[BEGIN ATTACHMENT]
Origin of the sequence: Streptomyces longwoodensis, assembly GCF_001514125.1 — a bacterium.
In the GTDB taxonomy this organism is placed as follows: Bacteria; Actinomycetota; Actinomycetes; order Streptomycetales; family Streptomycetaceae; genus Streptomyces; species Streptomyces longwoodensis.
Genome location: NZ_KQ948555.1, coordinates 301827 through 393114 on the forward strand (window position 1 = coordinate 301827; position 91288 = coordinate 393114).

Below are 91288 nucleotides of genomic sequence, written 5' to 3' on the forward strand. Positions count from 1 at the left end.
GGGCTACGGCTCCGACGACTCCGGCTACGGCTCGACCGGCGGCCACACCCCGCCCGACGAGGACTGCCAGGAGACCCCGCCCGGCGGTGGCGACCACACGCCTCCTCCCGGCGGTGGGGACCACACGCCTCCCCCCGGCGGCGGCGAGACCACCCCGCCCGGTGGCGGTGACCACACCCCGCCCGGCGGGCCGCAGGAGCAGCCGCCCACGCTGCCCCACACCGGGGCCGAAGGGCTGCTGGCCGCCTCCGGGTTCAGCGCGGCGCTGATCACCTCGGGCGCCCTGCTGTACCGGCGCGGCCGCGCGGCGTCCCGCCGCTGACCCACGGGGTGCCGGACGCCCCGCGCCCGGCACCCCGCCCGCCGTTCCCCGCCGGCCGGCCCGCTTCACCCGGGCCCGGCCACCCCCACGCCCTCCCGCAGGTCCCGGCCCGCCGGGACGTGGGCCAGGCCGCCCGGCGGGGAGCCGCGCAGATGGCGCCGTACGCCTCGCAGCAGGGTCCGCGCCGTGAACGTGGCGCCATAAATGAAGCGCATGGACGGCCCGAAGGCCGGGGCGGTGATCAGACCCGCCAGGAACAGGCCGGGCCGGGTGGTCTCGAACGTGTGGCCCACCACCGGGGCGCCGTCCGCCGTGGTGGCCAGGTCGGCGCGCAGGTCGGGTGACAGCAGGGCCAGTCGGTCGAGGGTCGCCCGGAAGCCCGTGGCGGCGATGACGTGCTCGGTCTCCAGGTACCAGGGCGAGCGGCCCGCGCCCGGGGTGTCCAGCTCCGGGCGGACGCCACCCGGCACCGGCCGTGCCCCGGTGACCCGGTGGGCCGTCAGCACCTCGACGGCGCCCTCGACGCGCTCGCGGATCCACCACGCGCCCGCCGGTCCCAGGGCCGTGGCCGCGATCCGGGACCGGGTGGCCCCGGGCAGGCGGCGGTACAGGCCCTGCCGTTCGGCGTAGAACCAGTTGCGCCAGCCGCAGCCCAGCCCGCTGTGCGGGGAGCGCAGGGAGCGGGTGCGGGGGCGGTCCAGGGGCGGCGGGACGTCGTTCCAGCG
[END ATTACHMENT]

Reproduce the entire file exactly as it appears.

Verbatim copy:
Origin of the sequence: Streptomyces longwoodensis, assembly GCF_001514125.1 — a bacterium.
In the GTDB taxonomy this organism is placed as follows: Bacteria; Actinomycetota; Actinomycetes; order Streptomycetales; family Streptomycetaceae; genus Streptomyces; species Streptomyces longwoodensis.
Genome location: NZ_KQ948555.1, coordinates 301827 through 393114 on the forward strand (window position 1 = coordinate 301827; position 91288 = coordinate 393114).

Below are 91288 nucleotides of genomic sequence, written 5' to 3' on the forward strand. Positions count from 1 at the left end.
GGGCTACGGCTCCGACGACTCCGGCTACGGCTCGACCGGCGGCCACACCCCGCCCGACGAGGACTGCCAGGAGACCCCGCCCGGCGGTGGCGACCACACGCCTCCTCCCGGCGGTGGGGACCACACGCCTCCCCCCGGCGGCGGCGAGACCACCCCGCCCGGTGGCGGTGACCACACCCCGCCCGGCGGGCCGCAGGAGCAGCCGCCCACGCTGCCCCACACCGGGGCCGAAGGGCTGCTGGCCGCCTCCGGGTTCAGCGCGGCGCTGATCACCTCGGGCGCCCTGCTGTACCGGCGCGGCCGCGCGGCGTCCCGCCGCTGACCCACGGGGTGCCGGACGCCCCGCGCCCGGCACCCCGCCCGCCGTTCCCCGCCGGCCGGCCCGCTTCACCCGGGCCCGGCCACCCCCACGCCCTCCCGCAGGTCCCGGCCCGCCGGGACGTGGGCCAGGCCGCCCGGCGGGGAGCCGCGCAGATGGCGCCGTACGCCTCGCAGCAGGGTCCGCGCCGTGAACGTGGCGCCATAAATGAAGCGCATGGACGGCCCGAAGGCCGGGGCGGTGATCAGACCCGCCAGGAACAGGCCGGGCCGGGTGGTCTCGAACGTGTGGCCCACCACCGGGGCGCCGTCCGCCGTGGTGGCCAGGTCGGCGCGCAGGTCGGGTGACAGCAGGGCCAGTCGGTCGAGGGTCGCCCGGAAGCCCGTGGCGGCGATGACGTGCTCGGTCTCCAGGTACCAGGGCGAGCGGCCCGCGCCCGGGGTGTCCAGCTCCGGGCGGACGCCACCCGGCACCGGCCGTGCCCCGGTGACCCGGTGGGCCGTCAGCACCTCGACGGCGCCCTCGACGCGCTCGCGGATCCACCACGCGCCCGCCGGTCCCAGGGCCGTGGCCGCGATCCGGGACCGGGTGGCCCCGGGCAGGCGGCGGTACAGGCCCTGCCGTTCGGCGTAGAACCAGTTGCGCCAGCCGCAGCCCAGCCCGCTGTGCGGGGAGCGCAGGGAGCGGGTGCGGGGGCGGTCCAGGGGCGGCGGGACGTCGTTCCAGCG